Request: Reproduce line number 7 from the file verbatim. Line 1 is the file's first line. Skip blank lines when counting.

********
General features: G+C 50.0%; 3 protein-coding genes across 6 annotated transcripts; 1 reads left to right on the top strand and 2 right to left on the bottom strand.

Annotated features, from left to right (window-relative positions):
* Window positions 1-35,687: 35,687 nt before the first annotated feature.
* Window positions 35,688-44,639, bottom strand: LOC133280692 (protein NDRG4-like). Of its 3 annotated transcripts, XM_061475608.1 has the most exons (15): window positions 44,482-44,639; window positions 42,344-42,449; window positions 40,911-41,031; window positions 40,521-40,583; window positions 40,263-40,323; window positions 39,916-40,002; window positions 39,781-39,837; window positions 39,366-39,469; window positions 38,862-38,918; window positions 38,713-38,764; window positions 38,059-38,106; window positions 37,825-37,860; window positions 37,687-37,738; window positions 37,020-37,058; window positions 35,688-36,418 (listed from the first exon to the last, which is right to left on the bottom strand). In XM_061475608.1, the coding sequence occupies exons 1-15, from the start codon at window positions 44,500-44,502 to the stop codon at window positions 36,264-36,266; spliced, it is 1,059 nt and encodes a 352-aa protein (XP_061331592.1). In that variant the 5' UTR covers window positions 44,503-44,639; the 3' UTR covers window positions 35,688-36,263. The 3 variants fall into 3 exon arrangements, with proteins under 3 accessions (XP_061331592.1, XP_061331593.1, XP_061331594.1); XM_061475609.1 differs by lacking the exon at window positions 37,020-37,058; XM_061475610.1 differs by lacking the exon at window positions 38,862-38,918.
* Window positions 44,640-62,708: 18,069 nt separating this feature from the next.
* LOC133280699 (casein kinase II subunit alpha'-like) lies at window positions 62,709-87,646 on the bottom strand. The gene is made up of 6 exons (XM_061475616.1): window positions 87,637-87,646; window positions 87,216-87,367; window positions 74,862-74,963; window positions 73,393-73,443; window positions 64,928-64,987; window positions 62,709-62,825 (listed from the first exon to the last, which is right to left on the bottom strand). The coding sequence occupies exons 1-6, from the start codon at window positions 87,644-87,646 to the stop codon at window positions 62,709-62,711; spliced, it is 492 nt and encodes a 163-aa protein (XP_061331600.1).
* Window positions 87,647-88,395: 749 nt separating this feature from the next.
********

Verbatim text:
* Window positions 87,647-88,395: 749 nt separating this feature from the next.